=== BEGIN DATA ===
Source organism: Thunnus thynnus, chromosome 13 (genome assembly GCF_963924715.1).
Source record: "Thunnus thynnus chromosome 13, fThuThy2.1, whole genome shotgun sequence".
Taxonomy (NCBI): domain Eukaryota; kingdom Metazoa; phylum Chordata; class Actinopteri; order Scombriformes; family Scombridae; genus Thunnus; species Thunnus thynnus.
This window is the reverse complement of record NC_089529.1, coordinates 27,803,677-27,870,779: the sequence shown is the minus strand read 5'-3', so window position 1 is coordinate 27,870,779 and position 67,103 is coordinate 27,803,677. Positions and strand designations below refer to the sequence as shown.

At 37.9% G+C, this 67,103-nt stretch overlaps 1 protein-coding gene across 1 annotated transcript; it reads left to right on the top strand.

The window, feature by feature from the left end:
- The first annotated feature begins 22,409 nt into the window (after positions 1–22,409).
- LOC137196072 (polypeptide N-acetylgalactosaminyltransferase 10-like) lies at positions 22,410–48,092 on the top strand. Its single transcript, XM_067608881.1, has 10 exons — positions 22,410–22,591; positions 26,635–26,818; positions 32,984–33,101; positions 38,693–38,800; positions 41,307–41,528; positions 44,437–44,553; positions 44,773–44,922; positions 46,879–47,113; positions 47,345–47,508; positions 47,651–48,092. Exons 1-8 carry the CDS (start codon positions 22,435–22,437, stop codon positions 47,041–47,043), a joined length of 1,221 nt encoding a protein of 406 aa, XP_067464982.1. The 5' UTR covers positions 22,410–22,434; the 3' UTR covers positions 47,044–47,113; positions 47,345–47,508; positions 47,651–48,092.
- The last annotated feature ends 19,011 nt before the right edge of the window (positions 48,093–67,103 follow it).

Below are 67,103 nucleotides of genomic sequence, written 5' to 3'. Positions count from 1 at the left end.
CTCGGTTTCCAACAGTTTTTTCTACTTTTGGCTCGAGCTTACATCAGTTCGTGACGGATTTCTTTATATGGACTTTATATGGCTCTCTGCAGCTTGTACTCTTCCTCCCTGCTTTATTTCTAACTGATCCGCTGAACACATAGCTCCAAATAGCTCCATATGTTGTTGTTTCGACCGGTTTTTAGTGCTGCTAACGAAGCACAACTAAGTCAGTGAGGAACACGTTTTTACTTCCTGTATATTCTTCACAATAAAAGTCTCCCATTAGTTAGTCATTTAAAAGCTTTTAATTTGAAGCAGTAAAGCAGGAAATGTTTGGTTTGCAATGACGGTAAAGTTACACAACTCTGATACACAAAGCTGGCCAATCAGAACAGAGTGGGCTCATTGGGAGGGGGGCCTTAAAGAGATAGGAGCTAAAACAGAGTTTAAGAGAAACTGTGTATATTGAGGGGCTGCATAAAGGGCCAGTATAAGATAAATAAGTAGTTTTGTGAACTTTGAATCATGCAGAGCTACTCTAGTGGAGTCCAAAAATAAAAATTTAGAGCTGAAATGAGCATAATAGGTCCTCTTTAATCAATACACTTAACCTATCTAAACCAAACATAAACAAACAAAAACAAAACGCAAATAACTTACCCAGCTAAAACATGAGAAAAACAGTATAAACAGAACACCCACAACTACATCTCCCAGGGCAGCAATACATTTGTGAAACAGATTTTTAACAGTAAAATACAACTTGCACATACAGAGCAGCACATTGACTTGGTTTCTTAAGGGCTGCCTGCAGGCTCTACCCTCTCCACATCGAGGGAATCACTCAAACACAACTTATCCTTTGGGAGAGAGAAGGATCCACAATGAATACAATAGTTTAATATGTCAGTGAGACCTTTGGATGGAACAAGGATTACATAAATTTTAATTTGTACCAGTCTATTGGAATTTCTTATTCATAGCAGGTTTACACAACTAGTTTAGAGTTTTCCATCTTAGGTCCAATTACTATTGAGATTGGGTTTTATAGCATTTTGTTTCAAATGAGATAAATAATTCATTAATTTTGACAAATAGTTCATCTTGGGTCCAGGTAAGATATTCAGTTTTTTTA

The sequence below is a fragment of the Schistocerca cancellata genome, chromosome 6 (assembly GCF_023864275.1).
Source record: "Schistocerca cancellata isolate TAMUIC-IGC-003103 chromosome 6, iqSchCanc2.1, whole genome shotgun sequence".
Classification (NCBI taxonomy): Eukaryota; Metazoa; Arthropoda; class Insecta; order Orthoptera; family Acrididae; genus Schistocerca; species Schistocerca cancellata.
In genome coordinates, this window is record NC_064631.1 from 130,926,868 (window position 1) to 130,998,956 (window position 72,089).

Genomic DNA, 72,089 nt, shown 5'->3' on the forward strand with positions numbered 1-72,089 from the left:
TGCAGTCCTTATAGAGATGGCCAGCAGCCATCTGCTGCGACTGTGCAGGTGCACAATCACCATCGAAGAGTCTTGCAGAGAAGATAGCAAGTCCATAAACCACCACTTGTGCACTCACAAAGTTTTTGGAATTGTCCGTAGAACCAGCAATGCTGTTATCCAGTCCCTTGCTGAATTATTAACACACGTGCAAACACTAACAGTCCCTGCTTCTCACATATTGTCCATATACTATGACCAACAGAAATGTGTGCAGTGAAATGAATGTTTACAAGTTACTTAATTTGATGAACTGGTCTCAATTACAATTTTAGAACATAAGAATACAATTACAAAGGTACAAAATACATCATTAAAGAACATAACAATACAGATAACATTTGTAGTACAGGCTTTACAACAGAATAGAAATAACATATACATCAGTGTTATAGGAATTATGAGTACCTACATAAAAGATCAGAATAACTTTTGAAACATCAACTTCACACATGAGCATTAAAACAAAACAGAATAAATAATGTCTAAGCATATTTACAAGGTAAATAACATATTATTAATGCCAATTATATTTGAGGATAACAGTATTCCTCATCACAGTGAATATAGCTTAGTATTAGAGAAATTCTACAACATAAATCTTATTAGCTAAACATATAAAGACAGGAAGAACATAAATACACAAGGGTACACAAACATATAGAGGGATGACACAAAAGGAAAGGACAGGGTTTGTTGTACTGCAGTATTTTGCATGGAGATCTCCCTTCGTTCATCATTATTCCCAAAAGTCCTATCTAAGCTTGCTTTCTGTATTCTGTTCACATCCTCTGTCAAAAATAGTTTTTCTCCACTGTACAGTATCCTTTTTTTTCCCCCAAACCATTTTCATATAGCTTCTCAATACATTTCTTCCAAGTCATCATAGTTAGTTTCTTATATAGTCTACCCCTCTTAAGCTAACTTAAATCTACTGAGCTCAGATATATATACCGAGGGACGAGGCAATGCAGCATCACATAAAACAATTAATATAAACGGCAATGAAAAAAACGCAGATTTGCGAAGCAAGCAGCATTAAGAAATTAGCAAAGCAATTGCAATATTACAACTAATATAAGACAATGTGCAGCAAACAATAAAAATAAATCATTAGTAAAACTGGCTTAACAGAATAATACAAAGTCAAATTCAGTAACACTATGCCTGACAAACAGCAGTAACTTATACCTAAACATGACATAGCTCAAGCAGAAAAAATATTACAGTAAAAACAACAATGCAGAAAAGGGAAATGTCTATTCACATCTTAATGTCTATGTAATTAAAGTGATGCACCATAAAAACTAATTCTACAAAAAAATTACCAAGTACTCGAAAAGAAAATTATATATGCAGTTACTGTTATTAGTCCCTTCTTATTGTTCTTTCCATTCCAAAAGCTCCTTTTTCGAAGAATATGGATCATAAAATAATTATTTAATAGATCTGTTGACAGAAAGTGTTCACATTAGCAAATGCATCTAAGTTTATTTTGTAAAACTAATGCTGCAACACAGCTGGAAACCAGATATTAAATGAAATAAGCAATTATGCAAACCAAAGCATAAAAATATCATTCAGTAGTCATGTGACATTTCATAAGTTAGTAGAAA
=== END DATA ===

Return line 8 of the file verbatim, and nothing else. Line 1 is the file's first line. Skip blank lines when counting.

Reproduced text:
- LOC137196072 (polypeptide N-acetylgalactosaminyltransferase 10-like) lies at positions 22,410–48,092 on the top strand. Its single transcript, XM_067608881.1, has 10 exons — positions 22,410–22,591; positions 26,635–26,818; positions 32,984–33,101; positions 38,693–38,800; positions 41,307–41,528; positions 44,437–44,553; positions 44,773–44,922; positions 46,879–47,113; positions 47,345–47,508; positions 47,651–48,092. Exons 1-8 carry the CDS (start codon positions 22,435–22,437, stop codon positions 47,041–47,043), a joined length of 1,221 nt encoding a protein of 406 aa, XP_067464982.1. The 5' UTR covers positions 22,410–22,434; the 3' UTR covers positions 47,044–47,113; positions 47,345–47,508; positions 47,651–48,092.